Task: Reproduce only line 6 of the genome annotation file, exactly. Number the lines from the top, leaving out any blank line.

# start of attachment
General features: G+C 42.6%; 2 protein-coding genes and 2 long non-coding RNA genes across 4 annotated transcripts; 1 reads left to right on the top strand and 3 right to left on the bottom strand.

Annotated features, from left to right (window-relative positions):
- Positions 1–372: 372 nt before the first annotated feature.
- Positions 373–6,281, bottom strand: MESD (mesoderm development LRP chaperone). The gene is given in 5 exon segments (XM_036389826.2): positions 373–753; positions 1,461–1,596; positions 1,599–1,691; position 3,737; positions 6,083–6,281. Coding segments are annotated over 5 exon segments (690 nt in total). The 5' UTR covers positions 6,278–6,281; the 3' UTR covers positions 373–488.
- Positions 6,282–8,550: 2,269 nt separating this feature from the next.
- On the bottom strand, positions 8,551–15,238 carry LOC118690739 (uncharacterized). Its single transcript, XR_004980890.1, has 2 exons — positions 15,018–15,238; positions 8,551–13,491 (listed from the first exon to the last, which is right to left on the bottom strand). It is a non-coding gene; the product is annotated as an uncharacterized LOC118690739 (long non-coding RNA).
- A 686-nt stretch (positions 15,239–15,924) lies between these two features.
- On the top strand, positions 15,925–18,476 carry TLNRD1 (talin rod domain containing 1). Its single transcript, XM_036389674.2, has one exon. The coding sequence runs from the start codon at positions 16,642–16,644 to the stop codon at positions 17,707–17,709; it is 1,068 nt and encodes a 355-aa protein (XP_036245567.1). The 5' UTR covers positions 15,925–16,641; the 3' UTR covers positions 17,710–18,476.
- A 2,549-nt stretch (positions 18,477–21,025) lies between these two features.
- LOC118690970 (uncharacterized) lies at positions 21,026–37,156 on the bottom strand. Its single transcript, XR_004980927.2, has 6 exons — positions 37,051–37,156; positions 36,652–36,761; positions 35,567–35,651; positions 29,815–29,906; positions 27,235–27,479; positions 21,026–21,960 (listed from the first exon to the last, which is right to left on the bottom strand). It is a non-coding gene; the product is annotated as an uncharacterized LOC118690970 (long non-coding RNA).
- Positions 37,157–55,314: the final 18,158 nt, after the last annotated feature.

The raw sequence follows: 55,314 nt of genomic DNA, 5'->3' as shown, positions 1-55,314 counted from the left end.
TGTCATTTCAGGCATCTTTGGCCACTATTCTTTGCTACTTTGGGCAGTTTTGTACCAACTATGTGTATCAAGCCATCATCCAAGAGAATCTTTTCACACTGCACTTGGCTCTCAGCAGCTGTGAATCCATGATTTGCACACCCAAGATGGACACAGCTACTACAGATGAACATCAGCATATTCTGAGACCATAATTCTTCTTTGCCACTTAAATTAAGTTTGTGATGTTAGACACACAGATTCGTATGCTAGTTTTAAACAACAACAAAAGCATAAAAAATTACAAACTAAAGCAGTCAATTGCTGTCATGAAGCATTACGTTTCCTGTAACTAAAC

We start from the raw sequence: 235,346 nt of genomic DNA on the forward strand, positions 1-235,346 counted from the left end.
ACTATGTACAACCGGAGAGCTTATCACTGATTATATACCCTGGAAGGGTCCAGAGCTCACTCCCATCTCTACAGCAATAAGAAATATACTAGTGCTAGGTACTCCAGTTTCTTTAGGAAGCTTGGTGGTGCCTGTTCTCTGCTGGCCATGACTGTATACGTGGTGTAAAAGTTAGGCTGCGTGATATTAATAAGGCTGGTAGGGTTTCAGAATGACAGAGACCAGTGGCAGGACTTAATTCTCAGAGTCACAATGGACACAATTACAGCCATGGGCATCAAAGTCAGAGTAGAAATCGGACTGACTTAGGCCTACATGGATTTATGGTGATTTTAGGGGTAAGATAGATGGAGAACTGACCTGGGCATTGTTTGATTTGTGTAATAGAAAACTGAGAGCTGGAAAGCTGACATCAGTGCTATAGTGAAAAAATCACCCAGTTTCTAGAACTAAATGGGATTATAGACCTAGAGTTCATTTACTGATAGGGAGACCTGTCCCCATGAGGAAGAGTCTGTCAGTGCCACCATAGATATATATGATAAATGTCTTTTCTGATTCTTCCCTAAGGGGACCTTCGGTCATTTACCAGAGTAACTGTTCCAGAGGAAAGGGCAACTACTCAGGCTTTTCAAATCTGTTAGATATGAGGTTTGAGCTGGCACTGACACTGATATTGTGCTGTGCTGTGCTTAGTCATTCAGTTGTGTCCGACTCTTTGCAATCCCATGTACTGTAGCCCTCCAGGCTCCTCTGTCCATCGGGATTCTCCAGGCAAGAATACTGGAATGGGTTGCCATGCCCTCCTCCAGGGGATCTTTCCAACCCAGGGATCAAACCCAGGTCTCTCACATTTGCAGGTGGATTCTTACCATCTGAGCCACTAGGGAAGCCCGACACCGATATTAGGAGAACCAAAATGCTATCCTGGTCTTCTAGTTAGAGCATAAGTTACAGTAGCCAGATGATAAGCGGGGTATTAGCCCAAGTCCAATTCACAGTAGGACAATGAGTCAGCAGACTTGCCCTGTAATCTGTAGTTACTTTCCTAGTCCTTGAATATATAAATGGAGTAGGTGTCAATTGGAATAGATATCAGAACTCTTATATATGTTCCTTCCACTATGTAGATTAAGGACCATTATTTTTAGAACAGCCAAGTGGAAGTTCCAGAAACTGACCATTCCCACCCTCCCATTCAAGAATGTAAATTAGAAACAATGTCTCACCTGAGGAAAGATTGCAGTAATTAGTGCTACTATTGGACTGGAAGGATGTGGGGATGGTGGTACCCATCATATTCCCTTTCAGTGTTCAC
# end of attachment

- On the bottom strand, positions 8,551–15,238 carry LOC118690739 (uncharacterized). Its single transcript, XR_004980890.1, has 2 exons — positions 15,018–15,238; positions 8,551–13,491 (listed from the first exon to the last, which is right to left on the bottom strand). It is a non-coding gene; the product is annotated as an uncharacterized LOC118690739 (long non-coding RNA).